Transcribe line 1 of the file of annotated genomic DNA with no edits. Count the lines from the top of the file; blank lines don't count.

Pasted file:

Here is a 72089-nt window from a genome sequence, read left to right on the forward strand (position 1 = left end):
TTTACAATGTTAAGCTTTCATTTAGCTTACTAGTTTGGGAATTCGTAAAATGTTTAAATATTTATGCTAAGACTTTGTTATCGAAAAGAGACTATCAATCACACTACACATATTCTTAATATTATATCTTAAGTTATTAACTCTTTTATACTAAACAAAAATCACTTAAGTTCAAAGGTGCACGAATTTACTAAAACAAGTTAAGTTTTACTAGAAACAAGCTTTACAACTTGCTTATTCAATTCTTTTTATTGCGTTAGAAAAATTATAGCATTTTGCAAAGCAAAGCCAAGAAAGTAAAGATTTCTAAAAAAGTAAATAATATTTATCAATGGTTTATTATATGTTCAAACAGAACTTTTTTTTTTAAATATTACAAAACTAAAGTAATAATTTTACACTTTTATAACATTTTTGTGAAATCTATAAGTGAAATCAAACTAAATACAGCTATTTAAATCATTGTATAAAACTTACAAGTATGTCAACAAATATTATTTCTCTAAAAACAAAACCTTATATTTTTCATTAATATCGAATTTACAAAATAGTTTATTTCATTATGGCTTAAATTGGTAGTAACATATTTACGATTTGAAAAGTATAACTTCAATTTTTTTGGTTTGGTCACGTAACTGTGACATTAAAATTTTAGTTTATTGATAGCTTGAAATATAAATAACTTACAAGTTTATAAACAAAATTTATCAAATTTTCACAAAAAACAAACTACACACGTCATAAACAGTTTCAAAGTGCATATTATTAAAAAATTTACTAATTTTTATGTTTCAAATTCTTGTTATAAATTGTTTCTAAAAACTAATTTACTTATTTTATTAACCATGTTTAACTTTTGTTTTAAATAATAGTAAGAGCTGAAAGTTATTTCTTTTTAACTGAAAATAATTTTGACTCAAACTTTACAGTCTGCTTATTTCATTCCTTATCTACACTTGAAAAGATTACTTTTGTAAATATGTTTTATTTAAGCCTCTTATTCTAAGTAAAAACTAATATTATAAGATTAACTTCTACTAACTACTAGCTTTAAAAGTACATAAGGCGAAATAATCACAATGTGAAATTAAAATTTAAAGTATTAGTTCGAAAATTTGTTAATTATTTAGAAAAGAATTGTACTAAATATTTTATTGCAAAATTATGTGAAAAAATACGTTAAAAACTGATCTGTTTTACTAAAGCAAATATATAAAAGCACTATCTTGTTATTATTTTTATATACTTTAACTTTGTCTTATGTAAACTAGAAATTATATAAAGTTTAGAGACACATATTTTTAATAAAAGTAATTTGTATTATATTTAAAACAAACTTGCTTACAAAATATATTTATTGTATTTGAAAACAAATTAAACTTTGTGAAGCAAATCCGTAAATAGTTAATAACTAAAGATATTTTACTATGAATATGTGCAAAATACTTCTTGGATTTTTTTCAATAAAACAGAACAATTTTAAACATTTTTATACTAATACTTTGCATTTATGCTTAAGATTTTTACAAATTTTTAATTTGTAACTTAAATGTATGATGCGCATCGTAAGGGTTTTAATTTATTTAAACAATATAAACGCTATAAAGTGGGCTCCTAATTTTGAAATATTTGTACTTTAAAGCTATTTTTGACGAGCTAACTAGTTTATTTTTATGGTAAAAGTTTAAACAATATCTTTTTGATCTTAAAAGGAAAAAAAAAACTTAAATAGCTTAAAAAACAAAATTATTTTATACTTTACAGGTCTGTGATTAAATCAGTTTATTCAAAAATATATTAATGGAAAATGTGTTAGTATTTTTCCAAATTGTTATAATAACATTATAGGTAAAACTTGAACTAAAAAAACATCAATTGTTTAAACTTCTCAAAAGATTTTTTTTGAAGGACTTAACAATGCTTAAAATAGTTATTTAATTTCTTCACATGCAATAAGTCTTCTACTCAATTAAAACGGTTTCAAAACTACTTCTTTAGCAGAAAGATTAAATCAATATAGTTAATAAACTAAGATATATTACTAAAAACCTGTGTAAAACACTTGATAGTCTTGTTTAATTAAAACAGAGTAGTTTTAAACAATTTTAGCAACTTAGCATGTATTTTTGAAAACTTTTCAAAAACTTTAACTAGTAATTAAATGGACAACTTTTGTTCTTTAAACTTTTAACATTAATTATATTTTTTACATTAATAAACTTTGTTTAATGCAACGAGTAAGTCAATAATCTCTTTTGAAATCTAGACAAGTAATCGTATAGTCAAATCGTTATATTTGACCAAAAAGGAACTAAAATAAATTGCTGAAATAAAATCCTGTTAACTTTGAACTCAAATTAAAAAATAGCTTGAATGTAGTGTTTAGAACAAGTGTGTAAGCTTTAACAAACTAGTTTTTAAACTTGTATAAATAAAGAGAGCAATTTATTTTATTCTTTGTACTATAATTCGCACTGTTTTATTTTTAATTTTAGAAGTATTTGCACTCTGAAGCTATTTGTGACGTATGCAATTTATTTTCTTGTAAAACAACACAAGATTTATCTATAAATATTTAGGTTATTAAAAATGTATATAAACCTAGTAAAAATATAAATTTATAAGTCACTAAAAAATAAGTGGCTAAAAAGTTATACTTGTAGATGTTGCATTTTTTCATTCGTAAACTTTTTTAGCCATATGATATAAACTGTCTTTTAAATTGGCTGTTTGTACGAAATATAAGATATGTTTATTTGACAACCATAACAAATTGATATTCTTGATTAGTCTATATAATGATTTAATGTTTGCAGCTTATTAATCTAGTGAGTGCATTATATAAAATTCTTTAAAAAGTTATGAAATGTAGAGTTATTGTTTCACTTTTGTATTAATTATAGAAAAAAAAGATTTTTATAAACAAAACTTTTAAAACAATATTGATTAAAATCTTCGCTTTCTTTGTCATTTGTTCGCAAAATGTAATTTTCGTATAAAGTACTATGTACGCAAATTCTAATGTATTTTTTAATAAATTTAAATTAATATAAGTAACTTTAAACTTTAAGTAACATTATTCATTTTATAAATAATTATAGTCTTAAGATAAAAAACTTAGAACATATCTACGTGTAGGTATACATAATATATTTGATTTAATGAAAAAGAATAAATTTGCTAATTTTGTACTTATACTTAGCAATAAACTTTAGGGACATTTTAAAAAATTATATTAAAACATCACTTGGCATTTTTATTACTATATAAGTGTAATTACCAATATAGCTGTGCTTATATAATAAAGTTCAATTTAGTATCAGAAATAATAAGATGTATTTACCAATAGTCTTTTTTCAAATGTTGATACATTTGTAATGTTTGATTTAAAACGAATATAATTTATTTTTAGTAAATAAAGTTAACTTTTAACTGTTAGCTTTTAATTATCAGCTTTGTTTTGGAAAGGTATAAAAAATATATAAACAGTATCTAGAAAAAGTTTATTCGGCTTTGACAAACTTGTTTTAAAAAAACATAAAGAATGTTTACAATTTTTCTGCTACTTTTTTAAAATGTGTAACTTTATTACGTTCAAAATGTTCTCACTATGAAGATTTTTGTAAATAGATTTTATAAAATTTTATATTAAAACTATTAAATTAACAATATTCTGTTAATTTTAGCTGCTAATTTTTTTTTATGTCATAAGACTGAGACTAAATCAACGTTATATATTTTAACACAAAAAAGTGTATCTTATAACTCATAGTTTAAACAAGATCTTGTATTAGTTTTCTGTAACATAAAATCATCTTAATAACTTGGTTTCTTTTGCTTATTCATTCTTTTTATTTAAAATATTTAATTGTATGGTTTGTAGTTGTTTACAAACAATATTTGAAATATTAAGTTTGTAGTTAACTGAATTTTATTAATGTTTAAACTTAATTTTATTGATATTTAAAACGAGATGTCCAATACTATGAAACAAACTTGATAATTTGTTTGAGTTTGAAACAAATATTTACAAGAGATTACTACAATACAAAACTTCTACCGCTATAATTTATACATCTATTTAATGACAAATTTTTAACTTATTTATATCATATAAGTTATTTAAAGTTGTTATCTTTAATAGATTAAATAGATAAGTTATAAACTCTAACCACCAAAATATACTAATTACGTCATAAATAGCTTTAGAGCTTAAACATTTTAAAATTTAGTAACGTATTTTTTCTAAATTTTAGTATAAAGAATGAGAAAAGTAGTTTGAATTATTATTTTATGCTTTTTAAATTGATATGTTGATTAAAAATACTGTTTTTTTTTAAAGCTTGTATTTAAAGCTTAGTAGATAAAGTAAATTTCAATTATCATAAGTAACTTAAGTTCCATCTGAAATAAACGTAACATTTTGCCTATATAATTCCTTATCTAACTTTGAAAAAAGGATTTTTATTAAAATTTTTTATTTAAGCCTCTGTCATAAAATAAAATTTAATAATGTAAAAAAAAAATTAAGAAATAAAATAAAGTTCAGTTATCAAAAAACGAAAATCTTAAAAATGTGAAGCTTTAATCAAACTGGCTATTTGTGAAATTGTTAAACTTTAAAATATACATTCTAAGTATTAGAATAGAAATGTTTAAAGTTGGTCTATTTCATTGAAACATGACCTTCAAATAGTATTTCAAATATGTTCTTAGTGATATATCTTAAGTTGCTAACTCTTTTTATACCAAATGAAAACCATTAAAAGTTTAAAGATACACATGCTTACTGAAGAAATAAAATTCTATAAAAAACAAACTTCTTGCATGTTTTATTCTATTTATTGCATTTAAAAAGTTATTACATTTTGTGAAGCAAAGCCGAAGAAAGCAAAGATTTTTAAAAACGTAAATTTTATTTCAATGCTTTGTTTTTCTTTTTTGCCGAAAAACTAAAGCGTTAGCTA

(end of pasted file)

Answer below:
Here is a 72089-nt window from a genome sequence, read left to right on the forward strand (position 1 = left end):